And that leads me to the big three in the middle – the three main characters…if you can call them main characters…that the story revolves around. The orange shirt to the left of McFarlane is the ship’s head navigator and pilot. He had some troubles in the past, is an amazing pilot but doesn’t take his job seriously, and has a world of potential inside him but no drive do get anything done. That’s about as deep as it goes.

McFarlane’s character’s wife, the woman to his right, is only there to give some sort of back story to his character. Other than that, she provides no humor, no direction, and no plot point except to motivate McFarlane.

Now for the captain. We’ve gone through everyone else in very minor detail, so why not him, too. His wife (the blue shirt to the right) cheated on him in the first 8 seconds of the show. His life went downhill from there, and now he’s reluctantly been given command of the ship. That’s about it. He’s a good guy, deep down, but he’s got some work to do on the inside.

Why, you ask, am I telling you all this about the eight characters on the poster? Because I’m trying to show you how ridiculously stereotypical the entire show is. It’s a stereotype. It’s a trope. It’s a carbon copy of every sci-fi show out there. If you took away one, very important part of the show, you’d have any of the Star Trek series.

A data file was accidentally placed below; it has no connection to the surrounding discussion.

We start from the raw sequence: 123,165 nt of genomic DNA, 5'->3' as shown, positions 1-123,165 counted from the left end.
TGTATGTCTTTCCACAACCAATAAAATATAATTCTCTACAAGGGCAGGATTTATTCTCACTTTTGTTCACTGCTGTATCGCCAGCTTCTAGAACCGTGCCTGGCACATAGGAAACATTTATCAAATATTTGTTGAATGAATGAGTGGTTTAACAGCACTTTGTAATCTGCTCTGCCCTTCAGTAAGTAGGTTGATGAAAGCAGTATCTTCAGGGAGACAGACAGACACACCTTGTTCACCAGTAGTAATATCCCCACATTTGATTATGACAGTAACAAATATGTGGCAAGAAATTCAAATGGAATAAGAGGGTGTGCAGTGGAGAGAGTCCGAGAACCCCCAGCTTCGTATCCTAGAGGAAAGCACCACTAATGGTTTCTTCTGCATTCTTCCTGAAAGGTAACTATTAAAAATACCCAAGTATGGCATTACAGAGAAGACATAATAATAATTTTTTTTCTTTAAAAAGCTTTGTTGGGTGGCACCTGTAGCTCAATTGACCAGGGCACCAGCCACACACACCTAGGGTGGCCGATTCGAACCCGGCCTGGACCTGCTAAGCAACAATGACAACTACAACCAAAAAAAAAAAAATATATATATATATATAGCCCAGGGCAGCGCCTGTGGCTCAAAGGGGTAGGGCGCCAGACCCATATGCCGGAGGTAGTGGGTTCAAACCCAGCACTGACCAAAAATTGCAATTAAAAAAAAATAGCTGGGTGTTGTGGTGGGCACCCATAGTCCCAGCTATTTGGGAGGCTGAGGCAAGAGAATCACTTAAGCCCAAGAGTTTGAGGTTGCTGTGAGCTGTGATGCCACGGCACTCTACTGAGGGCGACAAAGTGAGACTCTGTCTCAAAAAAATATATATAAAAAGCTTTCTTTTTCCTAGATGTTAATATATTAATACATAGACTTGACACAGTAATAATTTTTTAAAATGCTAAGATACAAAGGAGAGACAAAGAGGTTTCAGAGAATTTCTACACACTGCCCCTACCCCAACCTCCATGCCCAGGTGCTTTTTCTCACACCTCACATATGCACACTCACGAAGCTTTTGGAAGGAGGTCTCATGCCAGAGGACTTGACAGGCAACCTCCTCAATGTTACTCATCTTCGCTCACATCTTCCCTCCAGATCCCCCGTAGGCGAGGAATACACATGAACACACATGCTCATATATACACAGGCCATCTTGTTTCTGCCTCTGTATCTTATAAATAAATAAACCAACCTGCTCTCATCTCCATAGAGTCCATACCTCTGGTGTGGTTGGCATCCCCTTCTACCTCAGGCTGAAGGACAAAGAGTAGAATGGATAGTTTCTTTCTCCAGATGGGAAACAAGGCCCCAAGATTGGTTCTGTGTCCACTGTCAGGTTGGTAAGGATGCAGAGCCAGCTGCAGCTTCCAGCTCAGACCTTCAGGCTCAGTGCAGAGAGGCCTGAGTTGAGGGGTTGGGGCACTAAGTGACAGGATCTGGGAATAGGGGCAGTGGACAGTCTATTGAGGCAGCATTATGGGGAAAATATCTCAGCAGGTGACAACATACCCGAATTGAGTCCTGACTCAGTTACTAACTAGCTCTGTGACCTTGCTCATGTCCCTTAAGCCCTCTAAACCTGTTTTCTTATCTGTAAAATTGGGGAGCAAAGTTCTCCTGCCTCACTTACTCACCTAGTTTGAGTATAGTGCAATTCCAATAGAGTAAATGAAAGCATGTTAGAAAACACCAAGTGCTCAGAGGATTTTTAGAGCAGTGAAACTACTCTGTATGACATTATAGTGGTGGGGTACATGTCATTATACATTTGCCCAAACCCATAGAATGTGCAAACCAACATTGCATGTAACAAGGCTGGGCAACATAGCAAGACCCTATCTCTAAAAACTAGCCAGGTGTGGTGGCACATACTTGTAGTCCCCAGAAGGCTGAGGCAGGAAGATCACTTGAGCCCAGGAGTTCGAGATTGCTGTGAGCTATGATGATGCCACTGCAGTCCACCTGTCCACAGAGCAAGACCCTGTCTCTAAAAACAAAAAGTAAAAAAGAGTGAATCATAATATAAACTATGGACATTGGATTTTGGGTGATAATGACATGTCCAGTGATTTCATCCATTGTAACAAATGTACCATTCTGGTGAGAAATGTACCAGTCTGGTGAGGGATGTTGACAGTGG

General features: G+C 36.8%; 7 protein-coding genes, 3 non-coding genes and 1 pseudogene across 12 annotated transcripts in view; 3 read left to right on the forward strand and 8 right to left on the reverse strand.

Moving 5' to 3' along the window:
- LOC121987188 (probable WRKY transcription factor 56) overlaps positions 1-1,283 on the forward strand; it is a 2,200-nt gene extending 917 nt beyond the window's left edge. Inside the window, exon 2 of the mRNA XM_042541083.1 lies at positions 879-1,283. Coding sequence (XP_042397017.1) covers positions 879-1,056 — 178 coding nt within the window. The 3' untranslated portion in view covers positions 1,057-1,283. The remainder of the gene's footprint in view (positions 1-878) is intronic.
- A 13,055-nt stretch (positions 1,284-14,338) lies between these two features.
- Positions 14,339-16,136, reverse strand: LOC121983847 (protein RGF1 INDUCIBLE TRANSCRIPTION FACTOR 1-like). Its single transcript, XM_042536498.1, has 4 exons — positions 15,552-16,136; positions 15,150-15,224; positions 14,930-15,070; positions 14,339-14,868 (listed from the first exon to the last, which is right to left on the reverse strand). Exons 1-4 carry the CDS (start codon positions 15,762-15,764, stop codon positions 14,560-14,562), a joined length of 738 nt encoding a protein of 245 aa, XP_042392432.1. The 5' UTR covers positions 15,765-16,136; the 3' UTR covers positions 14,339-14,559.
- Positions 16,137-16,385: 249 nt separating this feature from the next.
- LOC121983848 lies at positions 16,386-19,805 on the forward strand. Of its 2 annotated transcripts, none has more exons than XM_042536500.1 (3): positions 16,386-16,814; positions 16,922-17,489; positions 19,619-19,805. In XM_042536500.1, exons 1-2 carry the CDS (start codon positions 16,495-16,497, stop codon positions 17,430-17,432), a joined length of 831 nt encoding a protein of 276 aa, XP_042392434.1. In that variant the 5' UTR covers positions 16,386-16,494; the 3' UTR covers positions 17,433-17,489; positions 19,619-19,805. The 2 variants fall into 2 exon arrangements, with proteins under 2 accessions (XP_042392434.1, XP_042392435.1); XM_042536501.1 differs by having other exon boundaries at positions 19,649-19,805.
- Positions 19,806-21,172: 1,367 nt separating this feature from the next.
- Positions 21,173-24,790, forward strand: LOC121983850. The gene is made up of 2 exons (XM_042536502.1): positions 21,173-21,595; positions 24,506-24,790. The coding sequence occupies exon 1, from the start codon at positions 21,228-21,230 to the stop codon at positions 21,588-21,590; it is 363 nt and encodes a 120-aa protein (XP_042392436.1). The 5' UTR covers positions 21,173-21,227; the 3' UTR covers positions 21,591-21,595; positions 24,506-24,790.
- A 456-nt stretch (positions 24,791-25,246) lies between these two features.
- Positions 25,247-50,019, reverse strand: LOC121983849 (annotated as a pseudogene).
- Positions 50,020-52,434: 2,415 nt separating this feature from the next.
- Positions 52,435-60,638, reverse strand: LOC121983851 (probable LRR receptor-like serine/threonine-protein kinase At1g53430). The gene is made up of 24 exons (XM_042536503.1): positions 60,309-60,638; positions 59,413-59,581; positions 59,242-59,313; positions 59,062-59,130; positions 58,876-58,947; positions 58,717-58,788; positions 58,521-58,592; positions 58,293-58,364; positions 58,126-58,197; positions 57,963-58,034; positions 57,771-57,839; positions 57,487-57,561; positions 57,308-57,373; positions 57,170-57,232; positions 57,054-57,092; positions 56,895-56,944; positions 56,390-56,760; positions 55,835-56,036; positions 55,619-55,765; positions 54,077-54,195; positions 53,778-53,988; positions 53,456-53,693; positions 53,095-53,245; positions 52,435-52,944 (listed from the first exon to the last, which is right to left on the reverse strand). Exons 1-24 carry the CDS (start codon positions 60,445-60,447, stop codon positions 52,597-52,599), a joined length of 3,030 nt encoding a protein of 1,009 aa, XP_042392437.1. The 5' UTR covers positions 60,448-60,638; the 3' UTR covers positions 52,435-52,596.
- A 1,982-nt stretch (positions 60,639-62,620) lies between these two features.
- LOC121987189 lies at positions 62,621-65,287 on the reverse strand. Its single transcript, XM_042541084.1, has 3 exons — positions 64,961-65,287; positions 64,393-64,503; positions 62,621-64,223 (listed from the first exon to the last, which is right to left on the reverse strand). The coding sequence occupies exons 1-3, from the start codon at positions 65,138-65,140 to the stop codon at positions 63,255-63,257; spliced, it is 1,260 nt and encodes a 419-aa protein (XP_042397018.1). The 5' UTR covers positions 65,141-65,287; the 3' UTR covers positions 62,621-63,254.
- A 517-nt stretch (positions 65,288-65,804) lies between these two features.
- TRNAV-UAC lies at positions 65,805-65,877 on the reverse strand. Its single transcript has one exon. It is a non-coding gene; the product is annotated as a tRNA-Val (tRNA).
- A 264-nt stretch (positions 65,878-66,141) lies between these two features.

What’s that one, very important thing? Comedy. The humor in this show is top notch.

There’s one aspect of Star Trek that always bothered me: it’s just so serious. Sure there were the few odd episodes where Data pretended to be Sherlock Holmes or Janeway met with the Ferengi, but the newer Star Trek series’ didn’t have as much ridiculousness as the original did. Sure, there was a serious side to TOS, but there were also tribbles.

The Orville is all tribbles, all the time. Look at it this way – each iteration of Star Trek shows us Starfleet’s a-team, the best of the best. The kind of people that we should strive to be. The Orville shows us the bench warmers, the people they keep on the shelf and call in as a last resort.

It’s a bunch of little things that come together to show us what real Starfleet would’ve been like. During one scene, McFarlane turns a corner and runs down a hallway only to trip over – and rip a hole in – a giant blob (voiced by Norm MacDonald). “Whoa, sorry man,” he says. “No problem at all, man. It’s cool. It’s alright,” says the blob. They go back and forth apologizing and ensuring that no offense was taken…it’s total McFarlane humor, and if you’re not a fan of that whole Family Guy scene, you probably won’t enjoy it, but it’s something that people 15-35 will really enjoy.

For as much as I didn’t like The Orville, as much as I hated the fact that it was a total Star Trek ripoff that offered nothing new to the genre, it was funny as hell. It’s what Galaxy Quest should’ve been, in my opinion.

So you know what? Maybe The Orville does add something to the sci-fi genre. It adds humor. In a world that takes itself too seriously, it’s a welcome shift from the ordinary. Will it keep up the winning streak throughout the entire season? We’ll have to wait and see, but it’s definitely got potential.

 

Reed’s Review Corner

The Orville

Score:

7.8 giant trees growing through a space ship out of 10

Pros:

Funny beyond belief.

Interesting universe created by McFarlane.

Cons:

Doesn’t add much new to an already crowded genre.

Characters are the same ones in every sci-fi space exploration show.